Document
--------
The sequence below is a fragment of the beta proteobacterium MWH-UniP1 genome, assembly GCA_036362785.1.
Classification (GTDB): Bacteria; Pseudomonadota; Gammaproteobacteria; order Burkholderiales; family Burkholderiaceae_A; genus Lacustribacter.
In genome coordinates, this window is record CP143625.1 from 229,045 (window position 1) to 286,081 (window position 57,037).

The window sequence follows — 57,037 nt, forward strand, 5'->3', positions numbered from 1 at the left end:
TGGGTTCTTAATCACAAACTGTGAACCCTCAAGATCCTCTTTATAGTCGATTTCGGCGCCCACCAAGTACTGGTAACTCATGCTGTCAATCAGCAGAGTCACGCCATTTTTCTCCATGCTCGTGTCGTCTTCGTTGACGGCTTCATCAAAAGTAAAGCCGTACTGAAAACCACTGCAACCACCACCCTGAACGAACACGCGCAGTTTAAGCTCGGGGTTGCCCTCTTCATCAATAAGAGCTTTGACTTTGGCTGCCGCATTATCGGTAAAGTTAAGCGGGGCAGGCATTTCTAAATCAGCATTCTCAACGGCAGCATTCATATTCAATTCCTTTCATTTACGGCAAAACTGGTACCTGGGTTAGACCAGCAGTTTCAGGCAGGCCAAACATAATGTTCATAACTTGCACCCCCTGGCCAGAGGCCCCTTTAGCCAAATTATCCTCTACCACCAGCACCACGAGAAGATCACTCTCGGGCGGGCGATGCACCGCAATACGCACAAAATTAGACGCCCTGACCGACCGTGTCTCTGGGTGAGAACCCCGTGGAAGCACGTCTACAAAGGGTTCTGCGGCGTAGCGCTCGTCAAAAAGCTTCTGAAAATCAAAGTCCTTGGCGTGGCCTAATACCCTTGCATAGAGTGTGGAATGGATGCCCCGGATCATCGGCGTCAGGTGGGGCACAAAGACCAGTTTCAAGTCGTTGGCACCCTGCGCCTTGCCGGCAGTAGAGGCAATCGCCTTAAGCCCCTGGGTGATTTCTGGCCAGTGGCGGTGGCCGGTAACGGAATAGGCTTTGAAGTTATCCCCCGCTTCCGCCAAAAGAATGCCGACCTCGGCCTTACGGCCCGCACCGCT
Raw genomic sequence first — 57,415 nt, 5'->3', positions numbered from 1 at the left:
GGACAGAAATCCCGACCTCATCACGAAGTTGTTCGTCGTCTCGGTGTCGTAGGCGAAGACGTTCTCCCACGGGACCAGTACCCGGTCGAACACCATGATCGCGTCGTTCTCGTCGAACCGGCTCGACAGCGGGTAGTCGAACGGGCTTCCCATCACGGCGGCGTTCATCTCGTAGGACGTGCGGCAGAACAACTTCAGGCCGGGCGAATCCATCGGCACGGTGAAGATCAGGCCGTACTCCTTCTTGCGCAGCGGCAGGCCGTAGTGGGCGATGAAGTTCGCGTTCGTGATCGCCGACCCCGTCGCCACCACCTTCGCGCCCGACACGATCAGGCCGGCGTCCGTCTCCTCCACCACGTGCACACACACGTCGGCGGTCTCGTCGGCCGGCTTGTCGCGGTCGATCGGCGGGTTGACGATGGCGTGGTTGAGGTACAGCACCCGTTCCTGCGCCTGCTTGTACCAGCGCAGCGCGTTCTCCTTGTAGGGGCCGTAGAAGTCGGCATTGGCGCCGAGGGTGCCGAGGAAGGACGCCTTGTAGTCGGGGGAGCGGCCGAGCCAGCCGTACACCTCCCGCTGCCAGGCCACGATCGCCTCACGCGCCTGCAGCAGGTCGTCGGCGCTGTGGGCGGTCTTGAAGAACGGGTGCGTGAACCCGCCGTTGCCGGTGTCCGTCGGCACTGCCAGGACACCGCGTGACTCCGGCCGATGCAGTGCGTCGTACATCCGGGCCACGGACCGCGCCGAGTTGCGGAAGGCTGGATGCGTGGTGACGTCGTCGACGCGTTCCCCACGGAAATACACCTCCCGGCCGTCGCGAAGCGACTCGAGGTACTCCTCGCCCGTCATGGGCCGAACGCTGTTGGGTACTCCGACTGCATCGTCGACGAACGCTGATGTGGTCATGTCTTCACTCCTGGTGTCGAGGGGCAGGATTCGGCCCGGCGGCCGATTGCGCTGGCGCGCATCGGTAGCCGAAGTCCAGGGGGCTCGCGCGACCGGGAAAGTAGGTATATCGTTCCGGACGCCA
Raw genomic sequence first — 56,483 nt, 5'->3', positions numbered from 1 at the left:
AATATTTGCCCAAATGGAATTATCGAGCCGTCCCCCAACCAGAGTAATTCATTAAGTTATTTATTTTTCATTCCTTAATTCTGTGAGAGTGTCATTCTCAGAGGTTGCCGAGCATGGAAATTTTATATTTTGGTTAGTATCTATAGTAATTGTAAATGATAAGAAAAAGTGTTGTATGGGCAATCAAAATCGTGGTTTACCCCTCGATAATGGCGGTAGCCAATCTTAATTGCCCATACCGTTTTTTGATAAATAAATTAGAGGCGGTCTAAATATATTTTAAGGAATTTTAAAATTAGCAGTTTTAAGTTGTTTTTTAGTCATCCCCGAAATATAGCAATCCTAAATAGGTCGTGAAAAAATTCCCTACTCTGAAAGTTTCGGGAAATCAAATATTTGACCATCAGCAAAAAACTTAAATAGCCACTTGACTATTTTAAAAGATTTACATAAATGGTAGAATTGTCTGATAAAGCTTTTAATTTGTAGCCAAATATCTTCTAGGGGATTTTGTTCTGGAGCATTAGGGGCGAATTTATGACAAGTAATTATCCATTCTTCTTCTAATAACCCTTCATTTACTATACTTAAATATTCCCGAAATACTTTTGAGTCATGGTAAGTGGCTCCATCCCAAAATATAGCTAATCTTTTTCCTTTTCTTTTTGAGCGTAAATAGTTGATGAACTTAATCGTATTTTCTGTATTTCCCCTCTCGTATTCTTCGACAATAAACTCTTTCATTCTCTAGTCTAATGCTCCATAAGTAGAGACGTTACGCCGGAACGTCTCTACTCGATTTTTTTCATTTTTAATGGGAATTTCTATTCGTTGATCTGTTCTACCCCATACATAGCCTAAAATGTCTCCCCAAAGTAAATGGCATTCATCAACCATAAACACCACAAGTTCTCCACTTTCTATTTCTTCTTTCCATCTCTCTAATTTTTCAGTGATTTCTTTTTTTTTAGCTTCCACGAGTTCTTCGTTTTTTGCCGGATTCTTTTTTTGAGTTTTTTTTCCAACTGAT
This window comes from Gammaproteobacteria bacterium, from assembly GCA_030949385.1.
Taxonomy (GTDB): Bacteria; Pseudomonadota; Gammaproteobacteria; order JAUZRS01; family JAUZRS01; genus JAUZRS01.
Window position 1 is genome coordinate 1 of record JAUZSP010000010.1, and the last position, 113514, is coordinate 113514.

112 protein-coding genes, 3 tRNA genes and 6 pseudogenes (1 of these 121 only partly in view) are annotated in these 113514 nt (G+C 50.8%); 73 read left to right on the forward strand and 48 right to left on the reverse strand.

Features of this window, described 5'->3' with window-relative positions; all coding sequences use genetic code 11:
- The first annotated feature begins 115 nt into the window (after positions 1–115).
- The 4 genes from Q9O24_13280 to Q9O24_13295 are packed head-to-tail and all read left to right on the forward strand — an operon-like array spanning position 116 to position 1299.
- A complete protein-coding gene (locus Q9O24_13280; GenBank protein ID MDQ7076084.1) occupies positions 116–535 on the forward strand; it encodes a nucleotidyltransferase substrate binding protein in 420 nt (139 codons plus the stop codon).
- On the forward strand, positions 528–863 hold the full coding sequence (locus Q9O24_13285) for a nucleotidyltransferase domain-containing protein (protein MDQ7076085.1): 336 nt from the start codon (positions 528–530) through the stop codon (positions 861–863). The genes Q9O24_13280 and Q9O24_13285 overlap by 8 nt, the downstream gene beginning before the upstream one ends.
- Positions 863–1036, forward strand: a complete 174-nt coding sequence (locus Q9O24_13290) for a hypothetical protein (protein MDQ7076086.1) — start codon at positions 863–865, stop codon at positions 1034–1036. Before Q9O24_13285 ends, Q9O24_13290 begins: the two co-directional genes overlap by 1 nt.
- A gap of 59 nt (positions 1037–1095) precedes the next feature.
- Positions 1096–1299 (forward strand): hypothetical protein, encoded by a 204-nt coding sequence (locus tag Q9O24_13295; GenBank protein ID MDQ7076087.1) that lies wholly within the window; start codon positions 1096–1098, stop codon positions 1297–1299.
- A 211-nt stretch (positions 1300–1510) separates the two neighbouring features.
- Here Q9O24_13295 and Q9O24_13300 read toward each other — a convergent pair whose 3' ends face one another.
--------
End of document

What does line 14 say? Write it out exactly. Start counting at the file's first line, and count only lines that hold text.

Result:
Features of this window, described 5'->3' with window-relative positions; all coding sequences use genetic code 11: